Among the shouty pundits and greasy politicians who litter cable news like rubbish in a landfill, Curtis Yarvin was an unlikely fit. Looking like Silicon Valley’s biggest Grateful Dead fan, one of the founding thinkers behind “neoreaction” appeared on Tucker Carlson Today to discuss his theories of power.
Yarvin’s opinions were once sufficiently esoteric and unspeakable that he wrote under a pseudonym, “Mencius Moldbug”, on his now defunct blog Unqualified Reservations, where he wrote hundreds of thousands of words of political theory in dense, allusive, and occasionally playful prose.
There, on the murky fringes of the blogosphere, he assailed egalitarian and democratic ideas, and promoted quasi-monarchic corporate governance. Western institutions, Yarvin theorised, had been subverted on all levels by a progressive oligarchy he nicknamed “The Cathedral”, and their restoration depended on a “hard reset” of power, such as a coup. This, he claimed, would make government strong and lean rather than expansive and inefficient.
His ideas, along with those from the likes of “accelerationist” philosopher Nick Land, fuelled the baggy subculture of anti-egalitarian would-be philosophers whose movement was quickly overshadowed by the more populist, angry and simplistic politics of the “Alt-Right”. The neoreaction movement seemed to be over before it had ever really got started.
Of course, this was not to be the case, with Yarvin re-booting his image by beginning to write a Substack under his own name and publishing his (highly abridged) writings in more mainstream conservative publications. His relevance to a mainstream Right-wing commentator such as Carlson is clear — among a crowded field of anti-Trump Republicans and intellectually vacuous MAGA-bros, Yarvin is one of the few people capable of explaining why former President Donald Trump was unable to achieve lasting political change in the United States.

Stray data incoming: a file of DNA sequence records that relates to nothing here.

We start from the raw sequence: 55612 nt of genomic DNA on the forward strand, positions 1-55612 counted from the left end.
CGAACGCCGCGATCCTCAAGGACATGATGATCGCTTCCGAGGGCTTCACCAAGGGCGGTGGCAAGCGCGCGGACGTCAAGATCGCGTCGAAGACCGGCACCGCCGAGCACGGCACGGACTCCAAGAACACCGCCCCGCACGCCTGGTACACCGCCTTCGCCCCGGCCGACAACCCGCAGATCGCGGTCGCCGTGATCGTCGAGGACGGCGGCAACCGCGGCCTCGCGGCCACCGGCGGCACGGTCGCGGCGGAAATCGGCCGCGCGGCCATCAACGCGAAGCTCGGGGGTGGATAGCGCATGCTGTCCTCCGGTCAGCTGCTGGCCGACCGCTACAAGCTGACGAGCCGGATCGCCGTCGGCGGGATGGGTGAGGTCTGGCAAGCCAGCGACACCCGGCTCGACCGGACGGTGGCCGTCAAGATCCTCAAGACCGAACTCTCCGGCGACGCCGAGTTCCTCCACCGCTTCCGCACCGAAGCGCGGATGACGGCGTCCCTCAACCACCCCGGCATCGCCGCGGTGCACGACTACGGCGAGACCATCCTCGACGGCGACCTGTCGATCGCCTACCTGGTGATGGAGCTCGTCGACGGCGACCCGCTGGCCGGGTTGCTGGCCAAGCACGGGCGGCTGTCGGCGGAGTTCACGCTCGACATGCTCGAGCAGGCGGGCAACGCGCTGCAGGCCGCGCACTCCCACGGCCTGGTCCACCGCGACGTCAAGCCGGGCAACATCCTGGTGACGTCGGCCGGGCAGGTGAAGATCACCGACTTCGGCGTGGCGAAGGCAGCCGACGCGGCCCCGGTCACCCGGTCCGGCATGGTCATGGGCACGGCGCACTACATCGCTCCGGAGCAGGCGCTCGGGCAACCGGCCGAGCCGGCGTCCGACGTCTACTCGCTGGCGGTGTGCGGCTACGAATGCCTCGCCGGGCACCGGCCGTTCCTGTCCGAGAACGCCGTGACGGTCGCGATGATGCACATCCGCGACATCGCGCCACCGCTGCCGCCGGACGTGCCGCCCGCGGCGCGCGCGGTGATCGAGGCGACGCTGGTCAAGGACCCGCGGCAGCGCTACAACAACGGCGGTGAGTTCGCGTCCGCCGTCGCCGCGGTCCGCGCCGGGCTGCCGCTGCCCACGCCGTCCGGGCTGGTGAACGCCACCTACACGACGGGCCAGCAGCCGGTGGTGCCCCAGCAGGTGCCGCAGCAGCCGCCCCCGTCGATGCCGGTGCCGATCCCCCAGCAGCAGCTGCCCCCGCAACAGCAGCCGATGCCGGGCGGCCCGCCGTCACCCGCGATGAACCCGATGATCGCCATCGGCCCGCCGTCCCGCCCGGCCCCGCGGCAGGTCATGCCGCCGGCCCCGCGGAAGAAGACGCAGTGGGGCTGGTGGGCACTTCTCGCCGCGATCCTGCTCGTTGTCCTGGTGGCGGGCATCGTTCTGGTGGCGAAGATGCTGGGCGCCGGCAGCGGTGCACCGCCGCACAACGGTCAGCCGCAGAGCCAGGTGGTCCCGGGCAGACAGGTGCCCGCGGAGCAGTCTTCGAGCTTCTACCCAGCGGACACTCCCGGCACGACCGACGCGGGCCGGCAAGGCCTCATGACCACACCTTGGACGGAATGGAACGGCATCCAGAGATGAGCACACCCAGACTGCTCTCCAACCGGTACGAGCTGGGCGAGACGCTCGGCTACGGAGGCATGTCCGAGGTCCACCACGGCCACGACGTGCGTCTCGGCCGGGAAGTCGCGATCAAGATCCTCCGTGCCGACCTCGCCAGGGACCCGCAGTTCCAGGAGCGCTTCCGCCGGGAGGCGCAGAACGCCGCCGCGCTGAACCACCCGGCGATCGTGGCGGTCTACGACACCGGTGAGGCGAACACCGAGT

Yarvin explained to Carlson that “people think when they vote for Donald Trump, that they’re voting for the same job that FDR had. They’re actually voting for like 0.01% of that job.”
Power, in other words, has been decentralised and spread through government, the courts, the media and higher education — in the words of the neoreactionaries, given over to “The Cathedral”. So, for example, Trump’s border restrictions were swiftly overturned by district judges. To achieve success, the Right has to expand its understanding of power.
Being a Jewish, culturally liberal man, it helps that Yarvin is no one’s idea of the stereotypical far-Right demagogue. In fact, his ideal state is looks more like Singapore than Nazi Germany. Unlike others on the “dissident Right” he argues that progressive power is not reducible to an elite race or class. This is by no means to claim that his ideas are not radical and controversial — only that they are in unexpected ways.
It would take a book to analyse all of Yarvin’s ideas. Certainly, his faith in Singapore-style corporate power as a means of exerting Right-wing governance seems naive in an age of woke capital. Even his friend, the billionaire entrepreneur Peter Thiel, who might be as close to Yarvin’s ideal head of state as anyone, is funding the self-consciously populist senatorial campaign of J.D. Vance.
Still, Yarvin’s appearance with Mr Carlson demonstrates the scale of the ideological upheaval that American conservatives have been thrust into by the loss of Trump. Thinking in structural terms, rather than pinning their hopes on a personality, might lead to a more focused and holistic Right-wing agenda. The least that one can say is that it should be more interesting than stuffy talk about top-rate tax-cuts and bombing Iran.